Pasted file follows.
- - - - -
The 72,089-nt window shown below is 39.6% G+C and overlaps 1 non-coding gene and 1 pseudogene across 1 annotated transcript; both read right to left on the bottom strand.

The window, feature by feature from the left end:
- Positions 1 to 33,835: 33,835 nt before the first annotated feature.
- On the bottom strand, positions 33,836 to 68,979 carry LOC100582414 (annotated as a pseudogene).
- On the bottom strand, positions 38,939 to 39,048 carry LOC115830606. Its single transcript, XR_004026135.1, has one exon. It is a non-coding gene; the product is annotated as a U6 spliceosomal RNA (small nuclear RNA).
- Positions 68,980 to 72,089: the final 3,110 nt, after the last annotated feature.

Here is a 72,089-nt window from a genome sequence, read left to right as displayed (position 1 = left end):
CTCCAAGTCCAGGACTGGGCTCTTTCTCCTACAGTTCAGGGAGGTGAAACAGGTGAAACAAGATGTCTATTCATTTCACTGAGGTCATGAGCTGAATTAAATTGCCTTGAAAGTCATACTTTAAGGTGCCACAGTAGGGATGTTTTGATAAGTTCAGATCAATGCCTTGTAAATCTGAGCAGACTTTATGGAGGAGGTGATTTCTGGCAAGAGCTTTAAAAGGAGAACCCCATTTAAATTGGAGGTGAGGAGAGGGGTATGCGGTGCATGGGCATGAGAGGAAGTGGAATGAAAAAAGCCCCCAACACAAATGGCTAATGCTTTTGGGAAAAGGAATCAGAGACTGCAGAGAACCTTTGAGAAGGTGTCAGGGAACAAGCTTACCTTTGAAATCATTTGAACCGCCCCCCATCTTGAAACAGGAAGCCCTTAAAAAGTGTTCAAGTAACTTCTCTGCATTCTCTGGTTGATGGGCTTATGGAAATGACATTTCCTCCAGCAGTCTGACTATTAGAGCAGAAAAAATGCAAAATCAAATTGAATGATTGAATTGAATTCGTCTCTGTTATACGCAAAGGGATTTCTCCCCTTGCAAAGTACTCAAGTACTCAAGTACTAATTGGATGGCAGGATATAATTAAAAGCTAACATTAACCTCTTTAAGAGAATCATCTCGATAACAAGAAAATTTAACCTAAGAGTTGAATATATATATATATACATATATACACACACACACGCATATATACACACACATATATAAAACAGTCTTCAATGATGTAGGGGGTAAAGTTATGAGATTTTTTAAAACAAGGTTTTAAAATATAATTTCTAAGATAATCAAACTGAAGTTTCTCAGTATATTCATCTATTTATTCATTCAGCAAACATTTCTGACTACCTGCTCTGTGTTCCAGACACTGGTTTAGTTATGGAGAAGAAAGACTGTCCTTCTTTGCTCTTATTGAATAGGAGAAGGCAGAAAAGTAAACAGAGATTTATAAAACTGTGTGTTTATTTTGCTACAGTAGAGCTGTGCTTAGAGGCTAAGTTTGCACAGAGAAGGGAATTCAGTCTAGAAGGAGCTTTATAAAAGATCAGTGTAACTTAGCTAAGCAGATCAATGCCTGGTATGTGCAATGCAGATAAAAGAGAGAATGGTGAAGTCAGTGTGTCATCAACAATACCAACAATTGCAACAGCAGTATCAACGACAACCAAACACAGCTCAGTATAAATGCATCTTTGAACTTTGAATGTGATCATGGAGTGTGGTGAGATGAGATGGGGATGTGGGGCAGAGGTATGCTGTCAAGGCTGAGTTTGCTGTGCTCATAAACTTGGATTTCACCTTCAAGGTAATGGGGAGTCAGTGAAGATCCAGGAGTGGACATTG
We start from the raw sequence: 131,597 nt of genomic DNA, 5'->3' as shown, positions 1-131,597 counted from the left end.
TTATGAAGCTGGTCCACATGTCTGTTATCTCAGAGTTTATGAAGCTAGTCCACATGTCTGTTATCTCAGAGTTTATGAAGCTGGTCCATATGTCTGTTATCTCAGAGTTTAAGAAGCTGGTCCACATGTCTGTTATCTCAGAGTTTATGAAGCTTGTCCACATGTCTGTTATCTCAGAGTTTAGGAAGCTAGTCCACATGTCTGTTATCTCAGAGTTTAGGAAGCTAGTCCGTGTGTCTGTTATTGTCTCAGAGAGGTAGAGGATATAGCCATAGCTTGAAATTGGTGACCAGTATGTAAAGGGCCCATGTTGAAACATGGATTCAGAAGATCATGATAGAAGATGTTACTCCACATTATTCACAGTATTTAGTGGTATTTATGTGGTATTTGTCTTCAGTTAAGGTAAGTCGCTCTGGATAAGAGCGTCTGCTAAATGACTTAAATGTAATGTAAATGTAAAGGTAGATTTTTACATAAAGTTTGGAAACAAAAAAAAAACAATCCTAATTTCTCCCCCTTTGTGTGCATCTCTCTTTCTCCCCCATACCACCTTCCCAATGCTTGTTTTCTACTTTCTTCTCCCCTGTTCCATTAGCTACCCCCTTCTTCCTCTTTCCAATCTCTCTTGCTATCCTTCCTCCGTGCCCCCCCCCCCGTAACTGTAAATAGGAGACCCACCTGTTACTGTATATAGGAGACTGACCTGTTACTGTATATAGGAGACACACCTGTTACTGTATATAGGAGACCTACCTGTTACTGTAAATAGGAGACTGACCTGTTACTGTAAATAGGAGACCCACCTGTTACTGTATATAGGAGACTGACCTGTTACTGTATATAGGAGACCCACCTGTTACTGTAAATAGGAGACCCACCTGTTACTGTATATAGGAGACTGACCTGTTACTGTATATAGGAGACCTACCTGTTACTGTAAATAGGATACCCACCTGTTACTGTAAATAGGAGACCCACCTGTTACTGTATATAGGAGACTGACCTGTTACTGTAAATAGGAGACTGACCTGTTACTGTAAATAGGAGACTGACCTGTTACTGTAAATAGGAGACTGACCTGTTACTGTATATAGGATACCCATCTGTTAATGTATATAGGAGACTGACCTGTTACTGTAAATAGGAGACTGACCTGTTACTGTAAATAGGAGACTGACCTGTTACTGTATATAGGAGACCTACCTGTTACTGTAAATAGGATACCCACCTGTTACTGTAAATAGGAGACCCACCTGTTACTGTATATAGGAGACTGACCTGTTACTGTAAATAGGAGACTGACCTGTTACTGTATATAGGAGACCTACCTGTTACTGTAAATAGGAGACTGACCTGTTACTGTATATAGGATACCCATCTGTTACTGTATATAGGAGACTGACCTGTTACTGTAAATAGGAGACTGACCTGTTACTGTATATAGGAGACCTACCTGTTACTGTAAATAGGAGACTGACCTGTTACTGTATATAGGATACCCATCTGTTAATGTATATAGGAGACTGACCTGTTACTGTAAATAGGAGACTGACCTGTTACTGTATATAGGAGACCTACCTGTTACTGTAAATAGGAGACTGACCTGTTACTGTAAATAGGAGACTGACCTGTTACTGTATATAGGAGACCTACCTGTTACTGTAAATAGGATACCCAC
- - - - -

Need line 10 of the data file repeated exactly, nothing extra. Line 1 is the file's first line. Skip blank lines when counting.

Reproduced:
TTATGAAGCTGGTCCACATGTCTGTTATCTCAGAGTTTATGAAGCTAGTCCACATGTCTGTTATCTCAGAGTTTATGAAGCTGGTCCATATGTCTGTTATCTCAGAGTTTAAGAAGCTGGTCCACATGTCTGTTATCTCAGAGTTTATGAAGCTTGTCCACATGTCTGTTATCTCAGAGTTTAGGAAGCTAGTCCACATGTCTGTTATCTCAGAGTTTAGGAAGCTAGTCCGTGTGTCTGTTATTGTCTCAGAGAGGTAGAGGATATAGCCATAGCTTGAAATTGGTGACCAGTATGTAAAGGGCCCATGTTGAAACATGGATTCAGAAGATCATGATAGAAGATGTTACTCCACATTATTCACAGTATTTAGTGGTATTTATGTGGTATTTGTCTTCAGTTAAGGTAAGTCGCTCTGGATAAGAGCGTCTGCTAAATGACTTAAATGTAATGTAAATGTAAAGGTAGATTTTTACATAAAGTTTGGAAACAAAAAAAAAACAATCCTAATTTCTCCCCCTTTGTGTGCATCTCTCTTTCTCCCCCATACCACCTTCCCAATGCTTGTTTTCTACTTTCTTCTCCCCTGTTCCATTAGCTACCCCCTTCTTCCTCTTTCCAATCTCTCTTGCTATCCTTCCTCCGTGCCCCCCCCCCCGTAACTGTAAATAGGAGACCCACCTGTTACTGTATATAGGAGACTGACCTGTTACTGTATATAGGAGACACACCTGTTACTGTATATAGGAGACCTACCTGTTACTGTAAATAGGAGACTGACCTGTTACTGTAAATAGGAGACCCACCTGTTACTGTATATAGGAGACTGACCTGTTACTGTATATAGGAGACCCACCTGTTACTGTAAATAGGAGACCCACCTGTTACTGTATATAGGAGACTGACCTGTTACTGTATATAGGAGACCTACCTGTTACTGTAAATAGGATACCCACCTGTTACTGTAAATAGGAGACCCACCTGTTACTGTATATAGGAGACTGACCTGTTACTGTAAATAGGAGACTGACCTGTTACTGTAAATAGGAGACTGACCTGTTACTGTAAATAGGAGACTGACCTGTTACTGTATATAGGATACCCATCTGTTAATGTATATAGGAGACTGACCTGTTACTGTAAATAGGAGACTGACCTGTTACTGTAAATAGGAGACTGACCTGTTACTGTATATAGGAGACCTACCTGTTACTGTAAATAGGATACCCACCTGTTACTGTAAATAGGAGACCCACCTGTTACTGTATATAGGAGACTGACCTGTTACTGTAAATAGGAGACTGACCTGTTACTGTATATAGGAGACCTACCTGTTACTGTAAATAGGAGACTGACCTGTTACTGTATATAGGATACCCATCTGTTACTGTATATAGGAGACTGACCTGTTACTGTAAATAGGAGACTGACCTGTTACTGTATATAGGAGACCTACCTGTTACTGTAAATAGGAGACTGACCTGTTACTGTATATAGGATACCCATCTGTTAATGTATATAGGAGACTGACCTGTTACTGTAAATAGGAGACTGACCTGTTACTGTATATAGGAGACCTACCTGTTACTGTAAATAGGAGACTGACCTGTTACTGTAAATAGGAGACTGACCTGTTACTGTATATAGGAGACCTACCTGTTACTGTAAATAGGATACCCAC